Magazine article Tikkun

The Ninth Degree of Tzedakah

Magazine article Tikkun

The Ninth Degree of Tzedakah

Article excerpt

The Ninth Degree of Tzedakah

Lawrence Bush and Jeffrey Dekro are co-authors of Jews, Money and Social Responsibility. They can be reached at The Shefa Fund, info@shefafund.org. Torah of Money is a service mark of The Shefa Fund.

Maimonides wrote about the eight degrees of tzedakah, with partnership at the pinnacle: "upholding the hand of a Jew ... by making a gift or a loan, or entering into a partnership." Recently, however, the United Jewish Endowment Fund (UJEF) broke through the Maimonidean "ceiling" to achieve the ninth degree of tzedakah: partnership with non-Jews based upon Jewish values.

The breakthrough came in the form of a UJEF investment in several low-income community development financial institutions (CDFIs) in the District of Columbia. UJEF combined with local Jewish family foundations and individuals to make an "affirmative action loan" of nearly half a million dollars, to be used for housing and job development in neighborhoods that have been starved for credit by mainstream lending institutions. The loans were coordinated and vouchsafed by The Shefa Fund in Philadelphia, as part of our nationwide TZEDEC program (for more about TZEDEC see our November/December 1999 column).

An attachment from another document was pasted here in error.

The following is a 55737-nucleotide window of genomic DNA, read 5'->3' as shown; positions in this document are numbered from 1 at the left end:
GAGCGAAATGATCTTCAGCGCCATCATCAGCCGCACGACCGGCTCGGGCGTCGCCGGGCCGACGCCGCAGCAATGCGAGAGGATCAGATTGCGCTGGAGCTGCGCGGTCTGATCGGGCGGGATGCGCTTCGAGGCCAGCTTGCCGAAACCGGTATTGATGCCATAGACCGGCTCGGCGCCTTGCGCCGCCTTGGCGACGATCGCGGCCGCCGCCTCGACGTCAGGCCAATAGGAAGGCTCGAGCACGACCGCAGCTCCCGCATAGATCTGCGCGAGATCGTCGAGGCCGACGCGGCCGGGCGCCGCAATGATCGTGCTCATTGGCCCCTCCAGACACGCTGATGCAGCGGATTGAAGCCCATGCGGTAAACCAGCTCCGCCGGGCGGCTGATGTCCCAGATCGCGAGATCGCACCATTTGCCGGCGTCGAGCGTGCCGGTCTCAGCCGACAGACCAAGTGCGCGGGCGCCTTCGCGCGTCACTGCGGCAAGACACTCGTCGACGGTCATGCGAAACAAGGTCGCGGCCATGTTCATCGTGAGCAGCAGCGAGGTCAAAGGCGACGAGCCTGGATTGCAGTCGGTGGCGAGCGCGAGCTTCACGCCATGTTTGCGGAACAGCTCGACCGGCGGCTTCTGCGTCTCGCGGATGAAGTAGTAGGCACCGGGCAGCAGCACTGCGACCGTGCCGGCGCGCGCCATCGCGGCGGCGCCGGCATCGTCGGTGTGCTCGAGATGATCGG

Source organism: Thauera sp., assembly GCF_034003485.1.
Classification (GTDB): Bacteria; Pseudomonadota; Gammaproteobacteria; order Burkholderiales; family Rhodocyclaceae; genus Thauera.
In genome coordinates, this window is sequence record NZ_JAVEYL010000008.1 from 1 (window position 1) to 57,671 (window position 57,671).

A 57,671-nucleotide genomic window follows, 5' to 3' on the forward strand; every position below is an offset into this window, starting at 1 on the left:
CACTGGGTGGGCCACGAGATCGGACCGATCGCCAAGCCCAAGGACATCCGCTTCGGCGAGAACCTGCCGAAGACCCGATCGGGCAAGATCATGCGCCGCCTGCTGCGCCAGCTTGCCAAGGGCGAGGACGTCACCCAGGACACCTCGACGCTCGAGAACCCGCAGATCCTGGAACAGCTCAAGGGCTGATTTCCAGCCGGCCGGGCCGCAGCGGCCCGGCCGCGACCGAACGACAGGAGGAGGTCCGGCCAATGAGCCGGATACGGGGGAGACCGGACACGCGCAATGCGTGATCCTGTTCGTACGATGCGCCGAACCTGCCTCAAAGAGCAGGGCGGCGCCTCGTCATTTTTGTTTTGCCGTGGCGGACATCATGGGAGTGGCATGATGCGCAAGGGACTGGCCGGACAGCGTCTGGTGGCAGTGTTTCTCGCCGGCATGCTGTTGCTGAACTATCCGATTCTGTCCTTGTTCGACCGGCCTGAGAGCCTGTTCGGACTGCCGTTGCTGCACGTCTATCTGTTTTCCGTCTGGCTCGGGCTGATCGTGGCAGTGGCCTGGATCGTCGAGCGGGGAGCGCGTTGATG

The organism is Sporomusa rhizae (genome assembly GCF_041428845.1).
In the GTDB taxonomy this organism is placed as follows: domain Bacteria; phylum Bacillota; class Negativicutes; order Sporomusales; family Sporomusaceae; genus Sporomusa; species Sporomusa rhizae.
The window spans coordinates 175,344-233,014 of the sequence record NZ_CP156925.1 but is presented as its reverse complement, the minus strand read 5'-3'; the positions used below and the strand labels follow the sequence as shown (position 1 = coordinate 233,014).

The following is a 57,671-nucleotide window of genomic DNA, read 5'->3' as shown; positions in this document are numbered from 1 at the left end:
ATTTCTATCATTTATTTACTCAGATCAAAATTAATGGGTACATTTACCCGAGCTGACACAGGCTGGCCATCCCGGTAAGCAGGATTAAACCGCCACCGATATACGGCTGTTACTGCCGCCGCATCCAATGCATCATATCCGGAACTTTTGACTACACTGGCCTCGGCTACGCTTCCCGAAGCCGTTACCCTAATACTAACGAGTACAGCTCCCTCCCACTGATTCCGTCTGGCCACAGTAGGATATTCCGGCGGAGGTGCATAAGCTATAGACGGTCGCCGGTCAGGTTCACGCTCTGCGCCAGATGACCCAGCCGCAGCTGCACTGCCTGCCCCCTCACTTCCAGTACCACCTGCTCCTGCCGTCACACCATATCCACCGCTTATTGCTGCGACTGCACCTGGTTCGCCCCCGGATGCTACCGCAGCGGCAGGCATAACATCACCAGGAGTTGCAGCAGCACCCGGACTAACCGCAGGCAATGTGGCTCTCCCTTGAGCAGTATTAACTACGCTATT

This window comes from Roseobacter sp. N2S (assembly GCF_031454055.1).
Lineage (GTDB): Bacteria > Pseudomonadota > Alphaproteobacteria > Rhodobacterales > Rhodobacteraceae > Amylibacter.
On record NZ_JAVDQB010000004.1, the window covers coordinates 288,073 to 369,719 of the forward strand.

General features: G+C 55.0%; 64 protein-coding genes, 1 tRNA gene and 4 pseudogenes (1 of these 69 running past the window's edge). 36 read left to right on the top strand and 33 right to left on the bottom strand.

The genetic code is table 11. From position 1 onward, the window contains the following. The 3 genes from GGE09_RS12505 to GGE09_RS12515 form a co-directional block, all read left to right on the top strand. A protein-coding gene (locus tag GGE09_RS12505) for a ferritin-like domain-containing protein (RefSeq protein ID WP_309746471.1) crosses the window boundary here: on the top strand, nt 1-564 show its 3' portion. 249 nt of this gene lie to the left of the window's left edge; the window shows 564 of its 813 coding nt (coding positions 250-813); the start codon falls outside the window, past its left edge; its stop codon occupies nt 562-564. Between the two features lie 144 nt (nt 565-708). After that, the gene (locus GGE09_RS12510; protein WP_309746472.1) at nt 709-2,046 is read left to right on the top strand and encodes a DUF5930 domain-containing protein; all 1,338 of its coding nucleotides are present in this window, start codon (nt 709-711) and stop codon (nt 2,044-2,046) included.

Investments of this kind have only minimal impact on funding for Jewish needs. Nevertheless, the use of Federation monies for "non-Jewish" activism highlights an old tension in Jewish life between "particularism" and "universalism"--what Rabbi Harold Schulweis has called the "Ezra" and "Ruth" paradigms of leadership.

Ezra, who led the Jews back from Babylonian captivity, demanded that the men renounce their foreign wives (Ezra 9:10), a decision motivated by the need to consolidate Jewish identity in order to survive. Ruth, a foreign wife herself, nevertheless rooted herself in Jewish values and became the mother of the Davidic, that is, the messianic, line (Ruth 1:4). Both paradigms have been critical to the survival and evolution of our Jewish civilization. Today, however, universalism is clearly dominant in American Jewish life. The prosperity, prominence, and safety that Jews have achieved here, in combination with the renewal of identity and literacy that we currently enjoy, obviate any need for self-imposed isolation.

But universalism faces a credibility challenge. Though America Jews have famously worked for justice, most of our twentieth century landmark activists were assimilated Jews who had only a marginal connection to Jewish communal life and rarely referenced Judaism's teachings. …

Search by... Author
Show... All Results Primary Sources Peer-reviewed

Oops!

An unknown error has occurred. Please click the button below to reload the page. If the problem persists, please try again in a little while.